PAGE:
In a tournament match, I once had a situation nearly identical to Dan-Cat's. No referee, opponent was responsible for the spot. So I am working the Black end with a couple of reds and the Green is down there as well and the last Red is in the jaws of the Yellow pocket, Yellow and Green Spots are open. So I have the table worked out in my plan and proceed to take a Red, pot Green, and I am focused on the next Red-Black sequence. The opponent/referee calls out "Four!" and I rapidly pot my Red with a nice angle on Black, pot Black, and run White down to baulk to take care of the final Red. White stops perfectly where it already had in my imagination about 3 or 4 inches on the black side of Yellow Spot in perfect position for the hanging Red to leave on the next nice colour. Except for the big, fat Green ball sitting on the Yellow Spot, a perfect snooker. F*@%!

Yes, technically, by the Rules, I am supposed to be responsible not only for working out my break, performing the mental arithmetic of the scoring, and the required mechanics needed for execution, but I am also supposed to be responsible for my idiot opponent not even being competent enough to know which spot to put a ball on. My fault. My opponent was actually a nice guy, just frustrating to play against for his repeated showing of ignorance of the actual game. So I consulted the Tournament Director, a bona fide professional Referee (same one from which I received my training). He requested from my opponent that the Green should be re-spotted to its proper spot as the situation was not the fault of the striker and, though it did not APPEAR to be, the placement of the Green on Yellow Spot, COULD HAVE BEEN interpreted as an attempt by the opponent to impede access to the Red in the Yellow corner. To repeat, this was a REQUEST from the Tournament Director and my opponent (again, nice guy) agreed to this. It did not come to it, but my gut feeling of the situation was that, had the opponent refused, the Tournament Director would have just referred to Section 5. and overruled the opponent anyway, but perhaps, he may not have and could have just told me that it was my problem, deal with it.
__________________

There was a situation a few years ago (strictly memory here, so I may get specific details wrong), I believe it was an event in China with, I think, Stephen Maguire against a young Chinese amateur. Like English is the international language for air travel, so it is the international language for Snooker. Anyway, the young Chinese played a nice Red and, not speaking or understanding English well, verbally called "Blue", then proceeded to play a perfect Pink which would have continued a nice sequence. "Foul" called by the Referee and rightly so. The Chinese kid was confused at first but accepted his mistake, but Maguire (or whoever) refused to accept the foul and requested the referee rescind the foul call as the striker was clearly playing at the ball he struck even if he got the word incorrect. The Referee agreed to this and it was and is the right thing to do.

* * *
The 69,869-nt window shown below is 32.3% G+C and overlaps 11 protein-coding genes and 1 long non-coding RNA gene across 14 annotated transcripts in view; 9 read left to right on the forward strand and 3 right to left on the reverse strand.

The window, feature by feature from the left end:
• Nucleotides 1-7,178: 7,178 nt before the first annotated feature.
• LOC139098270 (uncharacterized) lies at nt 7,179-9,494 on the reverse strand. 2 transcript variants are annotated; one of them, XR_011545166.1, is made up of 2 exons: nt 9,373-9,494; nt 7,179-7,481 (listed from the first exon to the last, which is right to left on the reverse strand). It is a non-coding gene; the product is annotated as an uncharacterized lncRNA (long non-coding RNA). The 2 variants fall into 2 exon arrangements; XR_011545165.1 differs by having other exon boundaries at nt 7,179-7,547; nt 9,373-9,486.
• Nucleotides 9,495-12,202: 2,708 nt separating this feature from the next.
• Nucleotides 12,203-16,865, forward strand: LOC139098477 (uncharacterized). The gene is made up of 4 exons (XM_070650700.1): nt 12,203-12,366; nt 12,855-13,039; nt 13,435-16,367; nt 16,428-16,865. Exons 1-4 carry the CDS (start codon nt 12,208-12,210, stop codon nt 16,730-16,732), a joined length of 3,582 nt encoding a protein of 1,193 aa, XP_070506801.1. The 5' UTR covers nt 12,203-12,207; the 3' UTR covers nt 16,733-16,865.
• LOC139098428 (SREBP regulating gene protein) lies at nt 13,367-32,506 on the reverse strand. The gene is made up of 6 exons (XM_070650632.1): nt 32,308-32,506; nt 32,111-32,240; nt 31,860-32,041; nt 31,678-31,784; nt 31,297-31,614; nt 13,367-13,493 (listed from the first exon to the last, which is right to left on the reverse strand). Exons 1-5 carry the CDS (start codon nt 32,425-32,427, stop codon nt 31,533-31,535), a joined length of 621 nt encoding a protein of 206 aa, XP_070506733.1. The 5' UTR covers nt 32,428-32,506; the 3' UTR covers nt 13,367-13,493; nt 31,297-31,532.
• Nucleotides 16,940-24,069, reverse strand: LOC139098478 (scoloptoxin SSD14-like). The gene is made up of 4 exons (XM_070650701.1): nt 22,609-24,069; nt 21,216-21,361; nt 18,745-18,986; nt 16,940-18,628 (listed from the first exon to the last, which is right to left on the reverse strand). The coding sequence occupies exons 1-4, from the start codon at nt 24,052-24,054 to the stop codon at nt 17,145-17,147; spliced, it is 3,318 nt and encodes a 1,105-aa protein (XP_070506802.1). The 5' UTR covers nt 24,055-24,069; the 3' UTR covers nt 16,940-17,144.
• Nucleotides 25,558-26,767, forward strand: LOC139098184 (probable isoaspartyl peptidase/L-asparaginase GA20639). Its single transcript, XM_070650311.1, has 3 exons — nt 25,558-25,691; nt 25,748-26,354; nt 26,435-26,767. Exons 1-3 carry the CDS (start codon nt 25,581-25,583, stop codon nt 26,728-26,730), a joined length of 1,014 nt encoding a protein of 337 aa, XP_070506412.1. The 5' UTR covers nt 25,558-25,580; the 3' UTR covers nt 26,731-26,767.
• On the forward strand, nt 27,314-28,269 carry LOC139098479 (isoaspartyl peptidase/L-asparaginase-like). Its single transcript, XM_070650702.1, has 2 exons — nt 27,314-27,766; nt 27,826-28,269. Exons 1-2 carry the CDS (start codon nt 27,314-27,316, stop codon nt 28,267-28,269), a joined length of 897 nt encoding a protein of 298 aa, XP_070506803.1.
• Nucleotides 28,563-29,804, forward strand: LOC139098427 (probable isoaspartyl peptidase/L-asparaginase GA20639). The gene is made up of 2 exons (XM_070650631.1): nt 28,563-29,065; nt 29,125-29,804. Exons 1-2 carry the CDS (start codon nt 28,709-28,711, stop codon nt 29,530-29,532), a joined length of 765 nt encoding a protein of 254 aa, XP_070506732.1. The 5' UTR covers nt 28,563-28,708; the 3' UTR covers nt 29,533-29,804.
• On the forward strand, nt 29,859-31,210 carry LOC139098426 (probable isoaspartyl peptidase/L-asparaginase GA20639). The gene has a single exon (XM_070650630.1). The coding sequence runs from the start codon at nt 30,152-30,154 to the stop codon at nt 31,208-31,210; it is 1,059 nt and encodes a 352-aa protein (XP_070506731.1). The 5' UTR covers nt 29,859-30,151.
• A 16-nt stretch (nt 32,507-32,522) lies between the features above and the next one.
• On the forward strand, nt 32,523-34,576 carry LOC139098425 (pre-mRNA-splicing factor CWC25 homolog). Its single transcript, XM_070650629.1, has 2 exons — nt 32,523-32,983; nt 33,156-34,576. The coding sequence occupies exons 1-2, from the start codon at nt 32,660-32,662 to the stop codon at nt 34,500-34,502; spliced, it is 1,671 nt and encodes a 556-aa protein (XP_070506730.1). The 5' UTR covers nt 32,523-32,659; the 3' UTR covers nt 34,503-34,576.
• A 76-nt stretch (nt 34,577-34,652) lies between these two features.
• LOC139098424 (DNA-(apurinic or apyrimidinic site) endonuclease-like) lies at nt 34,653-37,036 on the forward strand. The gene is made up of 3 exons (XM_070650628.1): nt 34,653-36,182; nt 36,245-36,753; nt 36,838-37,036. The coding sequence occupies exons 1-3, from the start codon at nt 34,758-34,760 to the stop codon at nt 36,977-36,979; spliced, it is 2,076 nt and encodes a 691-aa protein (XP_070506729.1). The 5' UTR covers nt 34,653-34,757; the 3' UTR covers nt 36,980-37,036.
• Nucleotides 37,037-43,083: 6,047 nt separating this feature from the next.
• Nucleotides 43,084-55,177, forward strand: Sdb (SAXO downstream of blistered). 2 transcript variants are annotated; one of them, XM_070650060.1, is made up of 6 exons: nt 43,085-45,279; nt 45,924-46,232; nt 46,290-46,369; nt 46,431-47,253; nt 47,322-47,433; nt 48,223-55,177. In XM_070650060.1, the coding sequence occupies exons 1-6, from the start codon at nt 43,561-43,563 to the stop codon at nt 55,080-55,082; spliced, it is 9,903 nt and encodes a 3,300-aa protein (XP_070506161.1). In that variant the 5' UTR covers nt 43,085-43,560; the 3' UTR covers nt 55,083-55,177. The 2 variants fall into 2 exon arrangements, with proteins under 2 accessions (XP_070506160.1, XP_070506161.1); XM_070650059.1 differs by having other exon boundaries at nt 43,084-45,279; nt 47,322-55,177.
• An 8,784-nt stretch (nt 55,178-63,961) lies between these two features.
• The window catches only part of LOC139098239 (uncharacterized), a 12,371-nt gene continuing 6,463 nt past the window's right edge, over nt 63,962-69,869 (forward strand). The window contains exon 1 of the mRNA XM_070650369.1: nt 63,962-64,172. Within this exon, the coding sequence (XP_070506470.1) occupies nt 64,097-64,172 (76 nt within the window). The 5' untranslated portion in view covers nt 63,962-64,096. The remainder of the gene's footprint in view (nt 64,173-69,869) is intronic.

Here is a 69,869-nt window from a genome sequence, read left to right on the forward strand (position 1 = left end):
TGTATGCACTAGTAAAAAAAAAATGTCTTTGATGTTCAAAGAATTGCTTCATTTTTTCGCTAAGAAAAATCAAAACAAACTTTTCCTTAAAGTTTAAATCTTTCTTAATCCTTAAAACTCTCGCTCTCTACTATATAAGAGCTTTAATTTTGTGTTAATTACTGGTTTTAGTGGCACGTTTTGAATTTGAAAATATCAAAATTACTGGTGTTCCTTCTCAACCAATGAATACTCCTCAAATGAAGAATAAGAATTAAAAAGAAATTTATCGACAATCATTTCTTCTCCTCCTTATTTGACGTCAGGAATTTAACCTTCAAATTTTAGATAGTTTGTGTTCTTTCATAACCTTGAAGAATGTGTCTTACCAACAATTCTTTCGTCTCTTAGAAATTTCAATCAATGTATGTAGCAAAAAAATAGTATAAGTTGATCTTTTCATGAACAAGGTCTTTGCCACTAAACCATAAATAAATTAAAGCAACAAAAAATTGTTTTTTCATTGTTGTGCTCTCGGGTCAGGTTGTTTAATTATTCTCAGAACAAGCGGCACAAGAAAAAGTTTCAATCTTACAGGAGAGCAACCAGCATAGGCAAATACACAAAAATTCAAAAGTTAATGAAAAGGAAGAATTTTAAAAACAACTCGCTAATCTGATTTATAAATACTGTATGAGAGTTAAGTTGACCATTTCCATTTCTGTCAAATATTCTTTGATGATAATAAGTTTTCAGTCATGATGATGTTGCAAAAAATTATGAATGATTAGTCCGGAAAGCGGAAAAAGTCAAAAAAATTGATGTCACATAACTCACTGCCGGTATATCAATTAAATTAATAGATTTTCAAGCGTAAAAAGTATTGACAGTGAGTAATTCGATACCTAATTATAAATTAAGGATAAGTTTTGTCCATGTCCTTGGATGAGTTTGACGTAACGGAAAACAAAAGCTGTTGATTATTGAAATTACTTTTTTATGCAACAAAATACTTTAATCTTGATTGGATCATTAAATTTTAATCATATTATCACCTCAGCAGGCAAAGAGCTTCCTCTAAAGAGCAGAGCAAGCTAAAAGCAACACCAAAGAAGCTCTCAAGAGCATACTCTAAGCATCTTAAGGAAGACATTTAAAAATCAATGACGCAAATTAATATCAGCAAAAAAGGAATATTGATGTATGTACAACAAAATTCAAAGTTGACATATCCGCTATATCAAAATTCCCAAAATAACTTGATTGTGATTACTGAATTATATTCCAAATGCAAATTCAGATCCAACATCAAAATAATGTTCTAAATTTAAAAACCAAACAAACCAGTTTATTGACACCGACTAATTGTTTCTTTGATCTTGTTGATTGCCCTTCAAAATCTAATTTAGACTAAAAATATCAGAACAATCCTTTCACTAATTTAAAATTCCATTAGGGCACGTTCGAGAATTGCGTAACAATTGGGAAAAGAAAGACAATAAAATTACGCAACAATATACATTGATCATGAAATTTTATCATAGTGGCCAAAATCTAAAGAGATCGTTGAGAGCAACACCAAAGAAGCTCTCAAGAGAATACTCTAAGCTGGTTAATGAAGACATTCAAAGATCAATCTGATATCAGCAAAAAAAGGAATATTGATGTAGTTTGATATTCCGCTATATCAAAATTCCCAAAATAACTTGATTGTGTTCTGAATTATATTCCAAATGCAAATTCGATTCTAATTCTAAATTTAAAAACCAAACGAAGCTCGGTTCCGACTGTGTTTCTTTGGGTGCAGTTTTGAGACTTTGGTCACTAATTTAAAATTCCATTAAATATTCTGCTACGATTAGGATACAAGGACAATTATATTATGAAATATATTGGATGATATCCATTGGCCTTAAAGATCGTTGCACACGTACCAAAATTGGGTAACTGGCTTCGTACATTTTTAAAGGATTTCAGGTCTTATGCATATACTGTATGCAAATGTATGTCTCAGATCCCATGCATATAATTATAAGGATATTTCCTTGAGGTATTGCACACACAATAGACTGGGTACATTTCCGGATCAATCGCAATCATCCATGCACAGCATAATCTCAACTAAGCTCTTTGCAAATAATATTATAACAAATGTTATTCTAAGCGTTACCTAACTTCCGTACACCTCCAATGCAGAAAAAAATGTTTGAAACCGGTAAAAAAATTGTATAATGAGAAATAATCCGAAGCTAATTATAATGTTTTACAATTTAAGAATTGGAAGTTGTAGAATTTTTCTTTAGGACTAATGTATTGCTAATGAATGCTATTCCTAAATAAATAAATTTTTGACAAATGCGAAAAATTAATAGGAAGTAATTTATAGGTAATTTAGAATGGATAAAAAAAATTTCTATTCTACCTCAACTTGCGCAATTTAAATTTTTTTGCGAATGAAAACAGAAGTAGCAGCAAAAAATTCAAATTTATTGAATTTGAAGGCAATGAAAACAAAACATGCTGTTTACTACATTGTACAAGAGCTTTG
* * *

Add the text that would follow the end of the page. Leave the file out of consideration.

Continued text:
So the point is, while the Rules of Snooker are strict, they need not be absolute if there is an extenuating circumstance. The Referee wields a lot of power, even to the point of overruling a clear, black and white written rule if doing so is appropriate to the situation.

Re: When is it a foul and when is it not a foul?

Postby Dan-cat

Gotta love Mags. By all accounts a really decent guy.

Thanks both of you! Interesting last para Acesinc.

Elnino you enigmatic fellow, what's your snooker story and what's with the random pop tests? Keep 'me coming by the way!

Re: When is it a foul and when is it not a foul?

Postby elnino

I echo your sentiments expressed about Asesinc's last paragraph.

DANCAT I don't play snooker myself but am very interested in the game and its rules.

I strongly believe that people engaged in any pastime should endeavour to acquaint themselves with the laws governing the hobby they pursue. I see no enjoyment in participating in any activity with disdainful disregard for the rules governing its conduct.

I watch snooker played at my bowling club by amateurs at both social and competitive league levels. The league matches are refereed by players from the host club. Their lack of knowledge of the rules of game is too evident.

I regularly witness articulate players give convincing incorrect rulings that have no relevance to the situations being judged. What surprises me even more is that the recipients of such off the cuff rulings seem to accept them regularly and gracefully. A clear case of ignorance of the rules of the game is demonstrated by both parties.

My postings are not random pop up tests. I share scenarios that I have seen unfold in the games I watch at my club.